Fig. 3. Left eye. Typical, large, irregular, but sharply defined, yellow flecks along the upper temporal vein and artery. Vessels course over these flecks and are normal. The same changes were seen circumpapillary and in the midperiphery. Photo shows appearance at the beginning of follow-up
Fig. 4. Left eye. Same site as in Fig. 3. Note fading of the typical yellow flecks during nine years observation. The sharp demarcation is less distinct and no progression is seen
Fig. 5. Right eye. Round atrophic macular scar as seen in the eighth year of observation. The macular lesions in both eyes had revealed abnormal, round-oval yellow deposits which tended to scar formation at the beginning of follow-up
Fig. 6. Right eye. Fluorescein angiography of the macuIa shows a distinct concentric hyperfluorescent ring corresponding to pigment epithelium alterations. Similarity with the bull's eye macula will be noted. In the late stage diffuse staining appeared
310 M. Fried and G. Meyer-Schwickerath
A trial with prednisone 40 mg/die for two weeks did not influence this condition. After nine years of observation visual acuity has remained the same in the RE and has further decreased in the LE. The characteristic yellow retinal flecks have a slight tendency to disappear and to lose their sharp demarcation. No progression was noted. Deposits in both maculae have become less distinct and atrophic scars have formed (Fundusphotograph Figs. 1 4).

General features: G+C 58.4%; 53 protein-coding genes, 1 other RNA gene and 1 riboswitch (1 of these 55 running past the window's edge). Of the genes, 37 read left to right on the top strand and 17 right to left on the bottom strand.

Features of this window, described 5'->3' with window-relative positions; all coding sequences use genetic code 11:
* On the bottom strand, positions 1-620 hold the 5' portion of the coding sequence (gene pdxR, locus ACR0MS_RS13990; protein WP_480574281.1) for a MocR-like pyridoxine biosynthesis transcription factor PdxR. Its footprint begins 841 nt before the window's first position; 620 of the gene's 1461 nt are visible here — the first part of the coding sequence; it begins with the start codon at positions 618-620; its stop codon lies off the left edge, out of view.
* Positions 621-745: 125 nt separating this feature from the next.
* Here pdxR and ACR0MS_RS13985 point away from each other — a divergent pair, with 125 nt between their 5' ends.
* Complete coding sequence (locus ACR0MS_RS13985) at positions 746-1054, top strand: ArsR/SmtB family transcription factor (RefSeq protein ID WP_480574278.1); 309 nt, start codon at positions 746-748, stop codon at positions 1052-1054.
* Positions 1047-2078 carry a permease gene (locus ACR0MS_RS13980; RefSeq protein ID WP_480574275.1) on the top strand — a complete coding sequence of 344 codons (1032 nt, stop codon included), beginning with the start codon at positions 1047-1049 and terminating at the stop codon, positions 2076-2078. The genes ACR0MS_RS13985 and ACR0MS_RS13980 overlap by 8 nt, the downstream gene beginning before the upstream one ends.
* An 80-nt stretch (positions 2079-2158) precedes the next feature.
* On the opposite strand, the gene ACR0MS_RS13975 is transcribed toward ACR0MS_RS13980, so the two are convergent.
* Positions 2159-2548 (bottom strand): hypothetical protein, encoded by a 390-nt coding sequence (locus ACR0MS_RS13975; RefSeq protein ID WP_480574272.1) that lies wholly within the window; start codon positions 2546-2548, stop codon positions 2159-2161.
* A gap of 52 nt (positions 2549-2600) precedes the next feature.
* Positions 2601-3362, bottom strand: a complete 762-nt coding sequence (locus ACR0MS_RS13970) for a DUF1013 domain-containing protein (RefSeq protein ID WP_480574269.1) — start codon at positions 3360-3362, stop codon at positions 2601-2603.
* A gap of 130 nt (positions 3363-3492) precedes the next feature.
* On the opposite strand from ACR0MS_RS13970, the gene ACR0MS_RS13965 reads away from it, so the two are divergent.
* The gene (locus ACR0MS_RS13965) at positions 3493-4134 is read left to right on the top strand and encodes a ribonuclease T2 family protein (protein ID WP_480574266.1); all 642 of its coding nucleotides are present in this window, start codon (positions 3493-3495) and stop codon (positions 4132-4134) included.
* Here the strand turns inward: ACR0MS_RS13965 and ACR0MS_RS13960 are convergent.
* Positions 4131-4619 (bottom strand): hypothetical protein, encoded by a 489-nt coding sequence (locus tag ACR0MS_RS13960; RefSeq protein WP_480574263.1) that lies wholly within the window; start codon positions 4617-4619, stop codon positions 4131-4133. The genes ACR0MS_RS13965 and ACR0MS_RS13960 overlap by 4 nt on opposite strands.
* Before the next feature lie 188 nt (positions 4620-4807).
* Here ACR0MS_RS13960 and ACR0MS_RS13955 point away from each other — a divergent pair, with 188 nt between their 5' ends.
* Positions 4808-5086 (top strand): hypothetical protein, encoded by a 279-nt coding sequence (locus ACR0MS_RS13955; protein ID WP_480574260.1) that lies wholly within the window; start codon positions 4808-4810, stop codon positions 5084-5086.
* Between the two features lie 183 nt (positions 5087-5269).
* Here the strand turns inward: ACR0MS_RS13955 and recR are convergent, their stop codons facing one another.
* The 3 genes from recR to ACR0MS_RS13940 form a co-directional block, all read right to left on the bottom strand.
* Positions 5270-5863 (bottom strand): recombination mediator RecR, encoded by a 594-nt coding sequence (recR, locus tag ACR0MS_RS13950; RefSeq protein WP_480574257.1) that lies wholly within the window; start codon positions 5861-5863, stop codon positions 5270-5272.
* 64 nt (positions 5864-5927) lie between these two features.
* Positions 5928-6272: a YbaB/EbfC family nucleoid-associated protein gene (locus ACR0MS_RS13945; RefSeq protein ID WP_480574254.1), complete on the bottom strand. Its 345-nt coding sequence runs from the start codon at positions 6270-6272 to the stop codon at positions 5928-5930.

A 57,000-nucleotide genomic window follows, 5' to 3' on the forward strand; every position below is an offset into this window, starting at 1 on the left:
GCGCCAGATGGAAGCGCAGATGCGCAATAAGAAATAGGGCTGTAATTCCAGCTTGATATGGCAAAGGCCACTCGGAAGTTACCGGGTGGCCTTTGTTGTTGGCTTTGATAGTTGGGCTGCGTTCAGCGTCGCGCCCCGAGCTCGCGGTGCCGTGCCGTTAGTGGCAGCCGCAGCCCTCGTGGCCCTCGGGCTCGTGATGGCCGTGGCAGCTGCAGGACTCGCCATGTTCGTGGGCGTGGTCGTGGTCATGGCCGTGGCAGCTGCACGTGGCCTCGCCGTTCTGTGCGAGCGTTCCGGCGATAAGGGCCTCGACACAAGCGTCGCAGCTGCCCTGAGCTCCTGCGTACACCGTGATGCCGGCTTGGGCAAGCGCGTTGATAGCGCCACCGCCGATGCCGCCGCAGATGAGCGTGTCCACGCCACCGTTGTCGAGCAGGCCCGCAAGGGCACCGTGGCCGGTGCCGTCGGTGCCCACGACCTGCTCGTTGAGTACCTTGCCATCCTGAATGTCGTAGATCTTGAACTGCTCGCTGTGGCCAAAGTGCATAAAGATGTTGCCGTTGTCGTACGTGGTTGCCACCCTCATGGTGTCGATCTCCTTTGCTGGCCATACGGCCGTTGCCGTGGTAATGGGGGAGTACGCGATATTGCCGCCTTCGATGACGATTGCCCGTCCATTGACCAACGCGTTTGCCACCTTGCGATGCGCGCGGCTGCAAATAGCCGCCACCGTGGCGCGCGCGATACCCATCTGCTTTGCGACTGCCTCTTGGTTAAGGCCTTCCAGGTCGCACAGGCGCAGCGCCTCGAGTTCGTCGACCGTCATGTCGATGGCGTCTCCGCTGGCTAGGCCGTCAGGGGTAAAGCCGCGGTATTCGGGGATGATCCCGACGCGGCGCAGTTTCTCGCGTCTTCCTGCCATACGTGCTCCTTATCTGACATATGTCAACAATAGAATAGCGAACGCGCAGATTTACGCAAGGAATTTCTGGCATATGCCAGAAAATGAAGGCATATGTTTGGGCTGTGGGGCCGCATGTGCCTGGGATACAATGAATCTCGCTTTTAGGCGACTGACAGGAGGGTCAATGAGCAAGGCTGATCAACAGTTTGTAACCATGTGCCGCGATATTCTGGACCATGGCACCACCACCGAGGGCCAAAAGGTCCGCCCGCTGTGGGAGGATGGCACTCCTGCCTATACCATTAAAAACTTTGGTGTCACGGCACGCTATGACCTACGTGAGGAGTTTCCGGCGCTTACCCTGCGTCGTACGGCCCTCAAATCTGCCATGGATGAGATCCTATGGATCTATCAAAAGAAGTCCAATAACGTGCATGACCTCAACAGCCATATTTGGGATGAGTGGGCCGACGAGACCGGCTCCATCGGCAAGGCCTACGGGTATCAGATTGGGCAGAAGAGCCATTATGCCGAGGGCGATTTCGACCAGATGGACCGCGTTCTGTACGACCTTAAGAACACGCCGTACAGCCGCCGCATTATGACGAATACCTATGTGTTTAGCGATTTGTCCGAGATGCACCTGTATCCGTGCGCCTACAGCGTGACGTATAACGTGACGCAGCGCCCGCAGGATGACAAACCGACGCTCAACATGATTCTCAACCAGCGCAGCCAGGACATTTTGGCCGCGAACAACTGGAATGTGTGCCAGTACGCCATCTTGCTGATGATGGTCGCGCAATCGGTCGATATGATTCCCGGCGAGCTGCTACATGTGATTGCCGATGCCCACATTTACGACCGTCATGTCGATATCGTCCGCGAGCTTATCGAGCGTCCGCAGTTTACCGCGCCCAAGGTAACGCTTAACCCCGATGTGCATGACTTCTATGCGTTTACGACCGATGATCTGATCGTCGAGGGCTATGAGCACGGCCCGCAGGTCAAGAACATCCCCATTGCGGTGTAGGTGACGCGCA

Family History and General Examination
There is no known history of intermarriage in her ancestry. Night blindness was detected in her mother many years ago. No other visual disturbance or eye disease has been reported in the family. The following peculiarities in this patient were striking: (a) rusty-red hair (one sister of her mother and one brother of her grandmother are known to have rusty-red hair as well); (b) enamel dysplasia (which was reported in her grandmother as well); (c) ashen skin color. General examination disclosed anorexia nervosa with secondary amenorrhea and reversible selective hypotha- lamic suppression of TRH and LH-RH secretion, serum potassium depletion, abuse of laxatives and barbiturates.
The patient's ashen skin color was suggestive of a suicide attempt, involving heavy metals such as silver (argyrosis) and gold (Chrysiasis); arsenic, mercury, and others were suspected, in fact, the patient refused further studies and analysis of skin and hair biopsies as well as urine analysis for porphyrins. Ochronosis and hemochromatosis were ruled out.